Sorry there's no close up, but I wasn't prepared to jump over the wall in to the morass on the other side for you today so you'll have to look it up on Google Images if you so wish.
On with the trek and the path skirts the bottom of a very steep boulder and scree strewn slope with a few stunted but probably very old trees. This used to be a good place to look for Ring Ouzels but as their numbers have crashed recently I don't know if they are still here - not been to this site for over ten years!A couple of Meadow Pipits and Rabbits were all we could find on the hillside and we heard a Goldcrest in the conifer plantation on the lakeside. It was here that we discovered that Frank likes sheep and when he isn't allowed to chase them he eats their droppings- the dirty dog! Talking of dirty - first rant of the day coming up - why on earth throw away a disposable nappy up here on of he most ruggedly beautiful parts of England.
Why not let your little one do its business away from the path and let some fresh mountain air get to their little backside rather than all those nasty non-biodegradable chemicals. And what is the recommended way of combating Swine Flu? Yes sneeze in to a tissue and BIN it - not CHUCK IT ON THE FLOOR where the sheep will pick it up and infect us with a mutated Sheep Flu double whammy. If you brought it - in take it out!!! Sorry about that but there may be more rants to come - it was a good day - honest...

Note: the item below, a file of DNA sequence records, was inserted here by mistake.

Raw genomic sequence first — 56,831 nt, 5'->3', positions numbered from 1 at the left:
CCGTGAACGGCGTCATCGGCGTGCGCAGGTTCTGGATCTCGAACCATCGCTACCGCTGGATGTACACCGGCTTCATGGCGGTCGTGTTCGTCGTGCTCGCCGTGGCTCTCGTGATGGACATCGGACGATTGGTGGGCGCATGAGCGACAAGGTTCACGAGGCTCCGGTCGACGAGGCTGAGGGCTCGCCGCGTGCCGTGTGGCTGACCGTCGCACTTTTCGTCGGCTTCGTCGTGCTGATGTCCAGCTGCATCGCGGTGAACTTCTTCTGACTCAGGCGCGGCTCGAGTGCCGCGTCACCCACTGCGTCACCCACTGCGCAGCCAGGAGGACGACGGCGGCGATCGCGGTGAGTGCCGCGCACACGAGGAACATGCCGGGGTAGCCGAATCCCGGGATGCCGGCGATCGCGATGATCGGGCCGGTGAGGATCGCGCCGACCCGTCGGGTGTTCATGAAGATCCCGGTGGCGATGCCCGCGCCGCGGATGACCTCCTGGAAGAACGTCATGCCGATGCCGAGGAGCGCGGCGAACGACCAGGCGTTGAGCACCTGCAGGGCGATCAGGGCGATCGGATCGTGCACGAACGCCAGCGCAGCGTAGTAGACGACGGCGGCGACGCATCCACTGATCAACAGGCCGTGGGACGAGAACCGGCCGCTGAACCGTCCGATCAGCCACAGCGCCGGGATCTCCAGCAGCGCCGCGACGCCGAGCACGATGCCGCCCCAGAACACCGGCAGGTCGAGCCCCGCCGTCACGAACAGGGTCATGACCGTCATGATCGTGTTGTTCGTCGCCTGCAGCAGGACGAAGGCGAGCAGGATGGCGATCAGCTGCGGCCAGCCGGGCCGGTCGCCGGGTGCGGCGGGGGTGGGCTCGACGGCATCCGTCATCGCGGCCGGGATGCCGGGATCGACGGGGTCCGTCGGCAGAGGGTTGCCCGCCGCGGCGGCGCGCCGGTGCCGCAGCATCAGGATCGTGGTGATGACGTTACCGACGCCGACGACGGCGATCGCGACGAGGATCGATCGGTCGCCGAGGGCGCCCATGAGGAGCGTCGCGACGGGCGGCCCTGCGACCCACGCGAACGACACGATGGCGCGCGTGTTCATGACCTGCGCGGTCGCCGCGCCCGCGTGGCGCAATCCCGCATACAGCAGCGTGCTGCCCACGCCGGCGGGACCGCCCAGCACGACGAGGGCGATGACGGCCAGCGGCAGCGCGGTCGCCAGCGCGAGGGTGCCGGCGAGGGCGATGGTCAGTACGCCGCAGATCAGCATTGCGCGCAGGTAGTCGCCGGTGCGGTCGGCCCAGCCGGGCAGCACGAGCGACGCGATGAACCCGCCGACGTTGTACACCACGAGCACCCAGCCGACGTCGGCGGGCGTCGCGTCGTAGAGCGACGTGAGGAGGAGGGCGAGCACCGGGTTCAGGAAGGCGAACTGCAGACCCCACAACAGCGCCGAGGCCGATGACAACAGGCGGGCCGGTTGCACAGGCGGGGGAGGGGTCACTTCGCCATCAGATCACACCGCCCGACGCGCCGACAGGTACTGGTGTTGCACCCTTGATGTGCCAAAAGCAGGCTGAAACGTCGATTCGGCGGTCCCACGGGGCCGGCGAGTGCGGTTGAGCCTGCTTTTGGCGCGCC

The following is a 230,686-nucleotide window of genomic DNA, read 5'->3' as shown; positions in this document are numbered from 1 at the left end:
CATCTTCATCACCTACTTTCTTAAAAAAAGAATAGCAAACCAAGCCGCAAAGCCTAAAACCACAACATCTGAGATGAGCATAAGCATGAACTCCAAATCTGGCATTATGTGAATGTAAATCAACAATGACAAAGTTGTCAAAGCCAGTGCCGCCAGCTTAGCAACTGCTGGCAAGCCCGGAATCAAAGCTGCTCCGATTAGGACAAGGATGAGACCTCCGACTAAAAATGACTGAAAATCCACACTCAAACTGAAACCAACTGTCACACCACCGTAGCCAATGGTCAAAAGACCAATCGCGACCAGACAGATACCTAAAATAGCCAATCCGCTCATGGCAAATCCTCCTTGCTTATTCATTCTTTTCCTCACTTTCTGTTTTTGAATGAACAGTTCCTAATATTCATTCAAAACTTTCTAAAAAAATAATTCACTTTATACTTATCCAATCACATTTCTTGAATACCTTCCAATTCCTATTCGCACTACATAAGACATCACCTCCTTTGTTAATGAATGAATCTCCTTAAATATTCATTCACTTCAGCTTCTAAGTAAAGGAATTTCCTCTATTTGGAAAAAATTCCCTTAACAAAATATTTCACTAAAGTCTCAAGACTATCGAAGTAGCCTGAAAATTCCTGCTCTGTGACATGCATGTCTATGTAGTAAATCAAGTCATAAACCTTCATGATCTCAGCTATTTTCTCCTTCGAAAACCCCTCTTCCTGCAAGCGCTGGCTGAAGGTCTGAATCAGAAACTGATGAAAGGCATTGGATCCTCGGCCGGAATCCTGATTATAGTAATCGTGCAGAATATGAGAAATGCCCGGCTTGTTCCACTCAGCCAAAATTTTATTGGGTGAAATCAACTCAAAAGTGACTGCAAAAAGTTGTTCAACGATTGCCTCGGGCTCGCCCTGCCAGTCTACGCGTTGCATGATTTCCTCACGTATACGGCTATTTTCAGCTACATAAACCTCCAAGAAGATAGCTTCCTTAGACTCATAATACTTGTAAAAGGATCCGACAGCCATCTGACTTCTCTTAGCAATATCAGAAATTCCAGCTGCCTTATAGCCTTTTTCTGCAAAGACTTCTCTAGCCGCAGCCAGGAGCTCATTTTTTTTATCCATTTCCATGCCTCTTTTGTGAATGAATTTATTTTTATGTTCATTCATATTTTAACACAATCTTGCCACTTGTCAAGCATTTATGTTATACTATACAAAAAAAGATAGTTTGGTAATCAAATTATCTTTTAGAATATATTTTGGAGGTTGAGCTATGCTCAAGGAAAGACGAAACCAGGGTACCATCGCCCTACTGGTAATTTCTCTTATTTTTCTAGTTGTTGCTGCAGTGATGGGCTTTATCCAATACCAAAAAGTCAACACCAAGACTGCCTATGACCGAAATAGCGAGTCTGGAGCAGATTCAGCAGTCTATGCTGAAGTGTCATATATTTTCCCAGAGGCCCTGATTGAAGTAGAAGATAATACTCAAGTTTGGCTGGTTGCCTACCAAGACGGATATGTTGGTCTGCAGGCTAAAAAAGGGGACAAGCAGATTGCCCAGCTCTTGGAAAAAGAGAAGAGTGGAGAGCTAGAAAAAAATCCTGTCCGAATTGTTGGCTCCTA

Much better than nappies were these Harebells.
Absolutely delightful in the 'hazy sunshine' don't you agree?
Continuing along the path we come in to RiggindaleWhere Golden Eagles fly - well only one hunkers down against the weather actually.There are at least six Red Deer in this photo - honest - they are on the far fell side above the highest part of the diagonal wall - you'll never see them they were difficult enough through the 'hazy sunshine' with the bins.
Up on the side of the valley there is more old woodland and still no sign of any Ring Ouzels. No sign of any anything really. If the sheep were fenced out of these woods they would probably start regrowing. Most of the bleak treeless landscape in today's pics was originally wooded and c(sh)ould be again.
We retraced our steps as far as the nappy but it was too early to consider leaving. We couldn't stray far as we had left a note in the car as to our whereabouts so we made a short detour and headed up the well made but seemingly little used track towards Blea Tarn to see what we could find. A Buzzard was the nearest we got to any Eagles.
Looking down at our feet - important in mountainous terrain - the wet boggy areas held patches of Butterwort, not in flower unfortunately. This is an insectivorous plant, and where it occurs there is a good chance of the other more bizarre insectivorous jobby...and there it was a Sundew. Going hungry by the look of it, not a stuck insect to be seen.
A beautiful little water chute in Mardale Beck.As the path climbs higher you get a good view of one of my favourite glacial features, drumlins - aka 'basket of eggs' country.You also get a view of where Gatesgarth Pass goes from this side of the valley.
I think it's on those zig-zags that the worst erosion has occurred.